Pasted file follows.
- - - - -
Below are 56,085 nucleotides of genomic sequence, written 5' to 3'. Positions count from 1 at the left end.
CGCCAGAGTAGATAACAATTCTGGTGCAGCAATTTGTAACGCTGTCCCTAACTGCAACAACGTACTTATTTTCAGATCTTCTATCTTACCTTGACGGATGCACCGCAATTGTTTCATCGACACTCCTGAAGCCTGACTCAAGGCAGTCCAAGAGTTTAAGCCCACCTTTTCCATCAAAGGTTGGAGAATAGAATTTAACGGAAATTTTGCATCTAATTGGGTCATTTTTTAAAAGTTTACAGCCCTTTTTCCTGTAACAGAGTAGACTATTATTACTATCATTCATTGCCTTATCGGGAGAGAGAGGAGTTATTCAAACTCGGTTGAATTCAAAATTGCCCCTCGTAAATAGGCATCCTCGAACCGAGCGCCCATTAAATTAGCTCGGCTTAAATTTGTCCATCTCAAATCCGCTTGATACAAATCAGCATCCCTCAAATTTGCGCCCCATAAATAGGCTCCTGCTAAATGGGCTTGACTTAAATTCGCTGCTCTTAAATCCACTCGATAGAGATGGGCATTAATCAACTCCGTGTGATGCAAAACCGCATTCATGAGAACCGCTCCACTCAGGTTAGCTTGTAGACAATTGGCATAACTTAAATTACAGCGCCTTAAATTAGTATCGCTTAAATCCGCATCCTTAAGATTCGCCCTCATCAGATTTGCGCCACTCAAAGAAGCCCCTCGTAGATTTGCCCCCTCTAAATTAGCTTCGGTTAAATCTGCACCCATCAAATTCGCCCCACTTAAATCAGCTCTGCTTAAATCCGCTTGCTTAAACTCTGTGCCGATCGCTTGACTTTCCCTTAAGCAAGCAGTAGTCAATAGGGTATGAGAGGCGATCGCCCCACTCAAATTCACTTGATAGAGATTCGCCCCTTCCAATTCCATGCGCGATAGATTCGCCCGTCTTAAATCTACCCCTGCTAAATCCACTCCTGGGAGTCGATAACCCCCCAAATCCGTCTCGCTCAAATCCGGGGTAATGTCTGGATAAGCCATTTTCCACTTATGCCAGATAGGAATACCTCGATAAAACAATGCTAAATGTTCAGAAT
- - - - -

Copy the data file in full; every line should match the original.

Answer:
Below are 56,085 nucleotides of genomic sequence, written 5' to 3'. Positions count from 1 at the left end.
CGCCAGAGTAGATAACAATTCTGGTGCAGCAATTTGTAACGCTGTCCCTAACTGCAACAACGTACTTATTTTCAGATCTTCTATCTTACCTTGACGGATGCACCGCAATTGTTTCATCGACACTCCTGAAGCCTGACTCAAGGCAGTCCAAGAGTTTAAGCCCACCTTTTCCATCAAAGGTTGGAGAATAGAATTTAACGGAAATTTTGCATCTAATTGGGTCATTTTTTAAAAGTTTACAGCCCTTTTTCCTGTAACAGAGTAGACTATTATTACTATCATTCATTGCCTTATCGGGAGAGAGAGGAGTTATTCAAACTCGGTTGAATTCAAAATTGCCCCTCGTAAATAGGCATCCTCGAACCGAGCGCCCATTAAATTAGCTCGGCTTAAATTTGTCCATCTCAAATCCGCTTGATACAAATCAGCATCCCTCAAATTTGCGCCCCATAAATAGGCTCCTGCTAAATGGGCTTGACTTAAATTCGCTGCTCTTAAATCCACTCGATAGAGATGGGCATTAATCAACTCCGTGTGATGCAAAACCGCATTCATGAGAACCGCTCCACTCAGGTTAGCTTGTAGACAATTGGCATAACTTAAATTACAGCGCCTTAAATTAGTATCGCTTAAATCCGCATCCTTAAGATTCGCCCTCATCAGATTTGCGCCACTCAAAGAAGCCCCTCGTAGATTTGCCCCCTCTAAATTAGCTTCGGTTAAATCTGCACCCATCAAATTCGCCCCACTTAAATCAGCTCTGCTTAAATCCGCTTGCTTAAACTCTGTGCCGATCGCTTGACTTTCCCTTAAGCAAGCAGTAGTCAATAGGGTATGAGAGGCGATCGCCCCACTCAAATTCACTTGATAGAGATTCGCCCCTTCCAATTCCATGCGCGATAGATTCGCCCGTCTTAAATCTACCCCTGCTAAATCCACTCCTGGGAGTCGATAACCCCCCAAATCCGTCTCGCTCAAATCCGGGGTAATGTCTGGATAAGCCATTTTCCACTTATGCCAGATAGGAATACCTCGATAAAACAATGCTAAATGTTCAGAAT